Hotel de Ville Paris is a massive city hall from 1628, suitable to represent, at the time, the largest city in Europe and Christendom.
The city hall’s history goes back to 1357, when Étienne Marcel, provost of the merchants (then-title for the Mayor of Paris), purchased the location, Place de Grève square, and a harbor, “maison aux piliers” (House of Pillars), next door.
However, as early as 1310, Parisians had meetings here, especially at times of public executions at the Place de Grève.
PHOTO: Hotel de Ville Paris, as seen from the entrance to the “Hôtel de Ville” metro station (for lines M1 and M11). The city hall, and its Place de Grève, was from 1310 the place, where the city’s public executions took place. The last public execution here, however, took place in 1830…after which the square was renamed “Place de l’Hôtel de Ville”. The structure in the picture, in front of the city hall, is a skating rink, available every year through the Christmas period.
PHOTO: A closeup of one of the finest highlights in the city hall, the clock-tower. The clock tower is decorated with female statues, allegorical to the Seine river, the city of Paris, work, and education.
The Paris city administration premises have been at this location from 1357, ever since the purchase by Étienne Marcel.
However, construction work on a major administrative building took place much later, in 1533.
That was when King Francis I decided to gift the city with a new, majestic city hall, one that would be representative of the then-largest city in Europe.
Francis I commissioned Italian Dominique de Cortone to design the new building…
…and once construction work got underway, it took nearly 100 years before the building was completed, in 1628, during the reign of Louis XIII.
During the years of the French Revolution (1789-99), Hotel de Ville Paris was witness to many famous events…including the death of the last “provost of the merchants”, Jacques de Flesselles, at the hands of an angry mob in 1789.
The Thermidorian Reaction also brought the French Revolution to the city hall, when Robespierre was shot in the jaw and arrested here, together with his supporters.
The very first of the French Revolution guillotines was build to the square in front of the city hall, and used during 1792-1795.
Among the high profile people to die at Place de Gréve guillotine was Paris’ public prosecutor, Antoine Quentin Fouquier-Tinville.
Even though the building survived unscathed from the revolutionary years, later, in 1871, when Paris Commune kept its headquarters at the city hall…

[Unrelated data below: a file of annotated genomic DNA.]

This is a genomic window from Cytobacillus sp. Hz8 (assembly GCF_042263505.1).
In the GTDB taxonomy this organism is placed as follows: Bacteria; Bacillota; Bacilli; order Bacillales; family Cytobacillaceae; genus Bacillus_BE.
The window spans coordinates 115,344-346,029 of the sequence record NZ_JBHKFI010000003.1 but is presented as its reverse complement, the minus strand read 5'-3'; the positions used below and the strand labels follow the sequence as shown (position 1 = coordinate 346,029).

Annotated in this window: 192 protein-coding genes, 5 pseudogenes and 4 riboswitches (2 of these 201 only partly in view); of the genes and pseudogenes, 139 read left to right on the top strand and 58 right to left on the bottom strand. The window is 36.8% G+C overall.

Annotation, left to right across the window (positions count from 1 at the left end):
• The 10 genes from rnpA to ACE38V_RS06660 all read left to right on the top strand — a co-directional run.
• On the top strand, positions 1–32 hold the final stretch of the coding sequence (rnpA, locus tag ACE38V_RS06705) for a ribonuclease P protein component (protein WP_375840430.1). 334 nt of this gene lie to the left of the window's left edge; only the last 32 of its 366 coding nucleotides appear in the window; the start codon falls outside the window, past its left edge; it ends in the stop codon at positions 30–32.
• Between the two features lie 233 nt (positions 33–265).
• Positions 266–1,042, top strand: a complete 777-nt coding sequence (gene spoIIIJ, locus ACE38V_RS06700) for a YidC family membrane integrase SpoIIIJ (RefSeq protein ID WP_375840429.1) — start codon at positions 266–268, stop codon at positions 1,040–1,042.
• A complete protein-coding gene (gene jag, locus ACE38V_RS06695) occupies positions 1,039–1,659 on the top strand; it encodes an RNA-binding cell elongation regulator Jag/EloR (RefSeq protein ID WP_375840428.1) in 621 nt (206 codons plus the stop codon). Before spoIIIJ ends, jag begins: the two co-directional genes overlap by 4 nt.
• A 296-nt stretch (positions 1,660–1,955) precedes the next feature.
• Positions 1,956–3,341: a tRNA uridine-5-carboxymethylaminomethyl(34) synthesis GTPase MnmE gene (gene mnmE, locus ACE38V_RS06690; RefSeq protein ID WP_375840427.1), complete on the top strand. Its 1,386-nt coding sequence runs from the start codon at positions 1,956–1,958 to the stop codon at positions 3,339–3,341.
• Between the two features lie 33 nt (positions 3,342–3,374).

…and when an anti-commune demonstration closed in on the building, the commune members set the building on fire, destroying the palatial city hall.
Rebuilding of Hotel de Ville Paris with leadership from architects Théodore Ballu and Édouard Deperthes, took place from 1873 to 1892.
This rebuilding effort used the outer shell of the former city hall as a basis for the new construction…which is why, externally, the current city hall still resembles a 16th-17th century French Renaissance palace.
However, in terms of interiors, the new city hall got a completely new look, in the overflowing, ceremonial 1880s style.
New Hôtel de Ville also got 338 statues to its facades, mostly representing famous personalities from the city’s history.
Artists contributing works to the new city hall included many leading names of the time, such as Auguste Rodin.
Rodin’s 1882 statue on the facade is of 18th century mathematician, Jean le Rond d’Alembert.
The Hotel de Ville Paris indoors artwork, especially the famous murals (which you’ll be able to see during the guided tour), were added by such famous artists as…
- Raphaël Collin,
- Jean-Paul Laurens,
- Puvis de Chavannes,
- Henri Gervex,
- Aimé Morot and
- Alfred Roll.
The city hall also took efforts in rebranding. For example, to distance the Place de Gréve from its grim past, it was renamed (1830) as Place de l’Hotel de Ville.
Later, in 1982, the square became a pedestrian zone, and nowadays, is is popular as an event and entertainment venue.
To plan your visit and to learn more about the available guided tours, you can use the city hall’s official website, at www.paris.fr. There is also a virtual tour available, from labs.paris.fr/commun/visite_virtuelle/html/en/debit_en.html.